found in Gault (2010), who outlines four ways that indicators are used for policy purposes: monitoring, benchmarking, evaluating, and “foresighting.”3

At the panel’s workshop, several presenters described attributes of indicators that NCSES should keep in mind as it develops new STI indicators. One important desirable attribute that was emphasized is a low sensitivity to manipulation. In addition, STI indicators are like baseball statistics—it is unlikely that one single statistic tells the whole story. Instead, users will need to rely on a collection or suite of indicators. Mindfully, during the workshop, Hugo Hollanders, of UNU-MERIT,4 stated that there is both political and media appeal of composite indices.5 Other ideal characteristics of indicators that workshop participants mentioned included scientifically derived/evidence based; comparable across regions; powerful for communication; affordable; accessible; scalable; sustainable; and policy and analytically relevant. STI indicators need to be policy neutral, even though the particular ones selected may reflect the preferences of the stakeholders who request them.

Although the production of indicators across many fields has an established history, there are at least three major cautions regarding their use that are important to note.

  • First, indicators can send mixed signals, which require expert judgment for interpretation. For example, increased innovation—which is key to advancing living standards—is often considered to enhance job creation. Policy makers discuss spurring innovation as a job-creation tactic. However, innovation can lead to fewer jobs if the process or managerial expertise increases efficiency. Short-term displacement of workers in one industry or sector can be counterbalanced in the longer term by development of new products, services, and even sectors and by increased market demand if process efficiencies drive down prices (see Pianta, 2005; Van Rennen, 1997). One way to be cautious about mixed signals is to develop STI indicators that support analysis of time scales, sectors, and geographic locations.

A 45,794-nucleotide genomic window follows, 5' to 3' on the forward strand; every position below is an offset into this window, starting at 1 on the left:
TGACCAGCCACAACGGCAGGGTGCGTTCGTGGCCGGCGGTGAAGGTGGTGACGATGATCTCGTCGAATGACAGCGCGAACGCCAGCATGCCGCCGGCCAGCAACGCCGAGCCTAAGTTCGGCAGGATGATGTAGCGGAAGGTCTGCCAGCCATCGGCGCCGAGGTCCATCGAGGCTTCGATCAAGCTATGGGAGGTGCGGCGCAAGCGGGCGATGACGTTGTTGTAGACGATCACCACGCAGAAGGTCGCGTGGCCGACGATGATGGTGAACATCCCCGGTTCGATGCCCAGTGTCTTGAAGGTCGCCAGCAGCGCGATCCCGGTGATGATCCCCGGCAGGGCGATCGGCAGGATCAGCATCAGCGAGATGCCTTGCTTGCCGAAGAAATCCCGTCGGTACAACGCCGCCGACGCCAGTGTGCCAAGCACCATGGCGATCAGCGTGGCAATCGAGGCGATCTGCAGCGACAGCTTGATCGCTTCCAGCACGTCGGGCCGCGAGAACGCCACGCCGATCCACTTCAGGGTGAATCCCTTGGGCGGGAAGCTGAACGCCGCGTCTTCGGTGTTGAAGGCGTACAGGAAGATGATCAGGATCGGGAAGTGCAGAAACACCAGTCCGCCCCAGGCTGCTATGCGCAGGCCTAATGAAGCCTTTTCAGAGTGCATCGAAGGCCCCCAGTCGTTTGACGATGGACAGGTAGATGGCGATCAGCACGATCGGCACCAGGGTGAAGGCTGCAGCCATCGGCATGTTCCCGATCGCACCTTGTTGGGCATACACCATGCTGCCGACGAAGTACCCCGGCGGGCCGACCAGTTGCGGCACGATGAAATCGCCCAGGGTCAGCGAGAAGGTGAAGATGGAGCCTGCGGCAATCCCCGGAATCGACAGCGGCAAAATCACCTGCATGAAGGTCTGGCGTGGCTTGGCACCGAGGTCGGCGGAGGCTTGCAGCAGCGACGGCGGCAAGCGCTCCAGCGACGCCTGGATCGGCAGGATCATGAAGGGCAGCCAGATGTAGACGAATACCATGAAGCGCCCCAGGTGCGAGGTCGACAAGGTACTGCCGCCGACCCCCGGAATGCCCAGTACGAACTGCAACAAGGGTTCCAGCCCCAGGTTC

• Second, a given metric, once it becomes widely used, changes the behavior of the people and practices it attempts to measure. The worst thing a metric can do is not just to deliver a bad (i.e., misleading) answer, but to incentivize bad practice (see, e.g., West and Bergstrom, 2010). It is important that indicators avoid sending distorted signals to users.
  • Not everything that counts can be counted, and not everything that can be counted counts (an idea attributed to Albert Einstein). It seems clear that some outcome measures that reflect the importance of research and development (R&D) and

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3For example, at the panel’s workshop Changlin Gao reported that China is targeting its STI indicators’ program on the four broad measures: (1) monitoring (international innovation system, linkages within and between national innovation systems; regional innovation systems and industrial clusters; firms; innovation; the implementation of national S&T projects; the selected quantitative indicators in the S&T development goals); (2) evaluating (performance of public investment on S&T; performance of government research institutes and national labs; national S&T programs; specialization of S&T fields; advantages versus disadvantages; new emerging industries, such as information technology, biotechnology industry, energy, health, knowledge based services, and etc.); (3) benchmarking (international benchmarking; interprovincial benchmarking); and (4) forecasting (the latest data not available in gathered statistics).

4UNU-MERIT—the U.N. University Maastricht Economic and Social Research Institute on Innovation and Technology—is a research and training center of the United Nations University and works in close collaboration with the University of Maastricht.

5To clarify, the panel is not advocating that NCSES develop a “headline indicator.” A suite of key STI indicators should be more informative for users of the statistics.



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